It had been forty years since I last crossed the Menai Strait to the Isle of Anglesey and beyond, to the Holy Isle. I had fallen in love with the place back then and my memory has painted the island in the colours of summer, garlanded with wildflowers and encircled by a turquoise sea. But this time it is December… and memory always paints beauty in Technicolor. The mountains on the mainland are crowned with snow and recent temperatures have dropped to well below freezing. Probably not the best time of year to visit… or at least, not if I am to preserve that memory. The ‘new’ road crosses the island in a straight line, restricting the view. It is not until we leave it that I have my first real look at the place I remember with such fondness.
The island, beneath the pale winter sun, still wears the colours of summer. The day is mild, bathed in a light as warm as a spring morning. Wildflowers bloom in incredible profusion in every nook and cranny. Although the hedgerows now bear only berries and not the wreaths of honeysuckle that I remember, everything is vivid and green… except for the turquoise of the sea and the pale line of the snowy mountains that seem to float above the mist across the water. It is incredible…and even more beautiful than memory.
Arriving early, we had time for a bit of a wander before meeting the others at the hotel. We drove out towards South Stack where we would be starting the day’s adventures next morning. We didn’t quite go all the way…just far enough to catch a glimpse of the lighthouse and take a walk along the cliffs. Somewhere there is a photograph of a very much younger me, walking that same path in what feels like another life. So much has happened since that first visit… I am not the person I once was and, although I no longer have her youth, she never had my joy.
I could not help but look back, casting a glance at the maelstrom of events that has churned my life since my last visit. From happiness and adventure,to love, loss and tragedy…it is no different from any other life, except to me. I have lived inside the aura of each event, both my reactions and my actions have shaped the girl who once walked here and, through that process I have become the woman I am. A process that continues with each passing moment. The times of wonder have held as many thorns as the times of sorrow… and yet, like the midwinter gold of the gorse, it is from that dark foundation that joy has been able to bloom.
It seemed a fitting reflection for the islands that once saw the end of an era when the Druids were slaughtered by the invading Roman forces. Little is known of the early Druids, except through the writings of the Romans, Greeks and a few others. There is no written record from the Druids themselves who knowledge was passed from mouth to ear. Julius Caesar himself, who leaves the earliest account, recounts that it took twenty years to train a Druid, including the committing to memory of all their unwritten lore. Conflicting tales are told of their rites, including tales of ritual sacrifice. These may be factual, travellers stories or, quite possibly Roman propaganda to justify the extermination of an influential elite. It is told that they were the doctors and poets, the learned and the law-speakers, as well as spiritual leaders and, alongside the nobles, were the most influential people in their lands. There is evidence that they believed in the survival of the soul and in reincarnation…which might well have a bearing on the interpretation of sacrifice. Their very name, Druid, in the old tongues means seer, magician and, curiously, wren. Even older roots trace their name back to ‘oak-seers’. Yet, in AD60, this learned body gathered on the Isle of Anglesey, Ynys Môn, and awaited the forces of Suetonius Paulinus.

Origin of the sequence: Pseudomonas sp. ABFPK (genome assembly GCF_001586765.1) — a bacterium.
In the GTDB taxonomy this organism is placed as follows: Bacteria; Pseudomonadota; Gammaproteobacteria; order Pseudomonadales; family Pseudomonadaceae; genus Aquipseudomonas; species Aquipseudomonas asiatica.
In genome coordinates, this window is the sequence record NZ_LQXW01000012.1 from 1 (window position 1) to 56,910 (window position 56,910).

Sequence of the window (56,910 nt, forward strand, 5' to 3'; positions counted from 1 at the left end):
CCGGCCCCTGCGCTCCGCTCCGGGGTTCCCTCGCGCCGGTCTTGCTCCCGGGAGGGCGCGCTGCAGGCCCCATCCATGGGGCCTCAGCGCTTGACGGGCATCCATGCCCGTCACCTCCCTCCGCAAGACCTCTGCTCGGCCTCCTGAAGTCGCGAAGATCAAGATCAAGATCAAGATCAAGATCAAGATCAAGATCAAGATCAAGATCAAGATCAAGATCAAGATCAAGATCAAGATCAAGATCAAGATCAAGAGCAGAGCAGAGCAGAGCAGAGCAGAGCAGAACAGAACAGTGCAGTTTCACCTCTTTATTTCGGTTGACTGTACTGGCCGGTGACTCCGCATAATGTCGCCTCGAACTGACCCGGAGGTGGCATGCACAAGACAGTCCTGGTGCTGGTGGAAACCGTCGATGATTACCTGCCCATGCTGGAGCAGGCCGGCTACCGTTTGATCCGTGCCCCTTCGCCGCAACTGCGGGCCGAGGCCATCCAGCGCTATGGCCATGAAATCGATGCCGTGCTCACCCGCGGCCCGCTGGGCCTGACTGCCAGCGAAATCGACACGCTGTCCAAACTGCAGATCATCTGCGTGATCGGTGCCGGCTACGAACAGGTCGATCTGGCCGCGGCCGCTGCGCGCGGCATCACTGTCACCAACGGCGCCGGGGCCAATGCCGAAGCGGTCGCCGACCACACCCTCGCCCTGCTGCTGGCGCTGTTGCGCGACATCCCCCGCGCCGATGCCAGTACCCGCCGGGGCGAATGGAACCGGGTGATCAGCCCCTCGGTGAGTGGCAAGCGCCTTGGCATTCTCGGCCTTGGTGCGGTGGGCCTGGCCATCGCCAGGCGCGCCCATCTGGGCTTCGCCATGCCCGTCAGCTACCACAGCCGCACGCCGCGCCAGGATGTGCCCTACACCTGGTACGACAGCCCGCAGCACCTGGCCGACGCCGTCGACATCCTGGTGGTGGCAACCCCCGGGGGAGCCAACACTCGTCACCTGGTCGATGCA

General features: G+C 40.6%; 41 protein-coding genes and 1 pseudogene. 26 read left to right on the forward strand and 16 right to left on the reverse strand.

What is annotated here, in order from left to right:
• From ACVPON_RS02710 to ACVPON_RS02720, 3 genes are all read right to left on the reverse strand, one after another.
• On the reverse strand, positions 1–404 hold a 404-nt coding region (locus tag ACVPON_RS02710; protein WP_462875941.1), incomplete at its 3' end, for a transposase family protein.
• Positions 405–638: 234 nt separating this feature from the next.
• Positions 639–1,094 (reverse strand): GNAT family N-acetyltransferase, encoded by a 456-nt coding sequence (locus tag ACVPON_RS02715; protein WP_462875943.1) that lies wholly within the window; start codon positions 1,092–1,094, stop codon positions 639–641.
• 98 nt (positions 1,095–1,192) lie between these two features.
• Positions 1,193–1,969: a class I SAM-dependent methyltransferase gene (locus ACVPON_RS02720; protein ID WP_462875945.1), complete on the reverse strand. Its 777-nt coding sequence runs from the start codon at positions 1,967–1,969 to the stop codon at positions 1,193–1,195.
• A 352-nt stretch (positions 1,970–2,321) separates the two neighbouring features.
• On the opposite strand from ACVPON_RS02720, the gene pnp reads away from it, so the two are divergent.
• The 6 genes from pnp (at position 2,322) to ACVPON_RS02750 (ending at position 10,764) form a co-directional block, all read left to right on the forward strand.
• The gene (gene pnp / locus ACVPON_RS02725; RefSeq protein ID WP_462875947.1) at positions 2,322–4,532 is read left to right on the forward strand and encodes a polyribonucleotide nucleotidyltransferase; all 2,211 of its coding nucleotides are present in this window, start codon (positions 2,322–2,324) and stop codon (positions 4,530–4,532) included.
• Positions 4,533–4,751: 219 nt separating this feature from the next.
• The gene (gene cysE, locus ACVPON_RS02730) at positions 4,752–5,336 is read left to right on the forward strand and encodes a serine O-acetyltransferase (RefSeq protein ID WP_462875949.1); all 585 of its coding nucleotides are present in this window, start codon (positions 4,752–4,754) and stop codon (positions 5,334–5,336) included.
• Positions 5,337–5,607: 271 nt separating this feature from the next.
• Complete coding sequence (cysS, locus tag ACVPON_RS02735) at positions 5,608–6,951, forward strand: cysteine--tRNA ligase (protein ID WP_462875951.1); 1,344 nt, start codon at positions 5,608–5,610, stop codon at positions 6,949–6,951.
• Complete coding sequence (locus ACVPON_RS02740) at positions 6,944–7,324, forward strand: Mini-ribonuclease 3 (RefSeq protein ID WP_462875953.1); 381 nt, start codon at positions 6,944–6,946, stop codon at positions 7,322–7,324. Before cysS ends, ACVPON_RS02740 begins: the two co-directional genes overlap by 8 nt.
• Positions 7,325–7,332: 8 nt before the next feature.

“On the shore stood the opposing army with its dense array of armed warriors,” wrote Tacitus, “while between the ranks dashed women, in black attire like the Furies, with hair dishevelled, waving brands. All around, the Druids, lifting up their hands to heaven, and pouring forth dreadful imprecations, scared our soldiers by the unfamiliar sight, so that, as if their limbs were paralysed, they stood motionless, and exposed to wounds.” Still, they could not withstand the onslaught of the Roman army and would have been utterly obliterated had not Paulinus been called away to deal with the uprising led by Boudicca, queen of the Iceni. It fell to Agricola in AD 77 to finish the campaign. There is evidence, however, of Druids officiating at ceremonies long afterwards, but their power and influence as a body was broken. It is always at the heart that the deadliest blows are aimed.
Legends tell another story, of how the time had come for one era to end and another to begin and how it is in the very darkest of times that the first glimmers of light can be seen. The stories tell that Joseph of Arimathea brought a newborn faith to these shores and how the Druids, recognising that it was time for their own light to fade and a new light to rise, sank into the mists beneath the sword. Close to the midwinter solstice and at a time when the world seems to be facing its own darkness, the story, whether truth or symbol takes on a deeper meaning, reminding us of the natural cycle of life and the darkness in which all light comes to birth.
There was another reminder too as we all walked around the bay that night. Darkness, for all we may fear it, has its purpose. The winter night closed in black and clear. Above, the stars shone with a brilliancy not seen on the mainland with its light pollution, not noticed by those whose eyes see no further than the doom and gloom brought into our homes through a flickering box. The darkness brought the stars to life and their colours shone for us in the heavens… and the lights of man echoed their dance on the darkened waves, making the little bay into a place of magical beauty.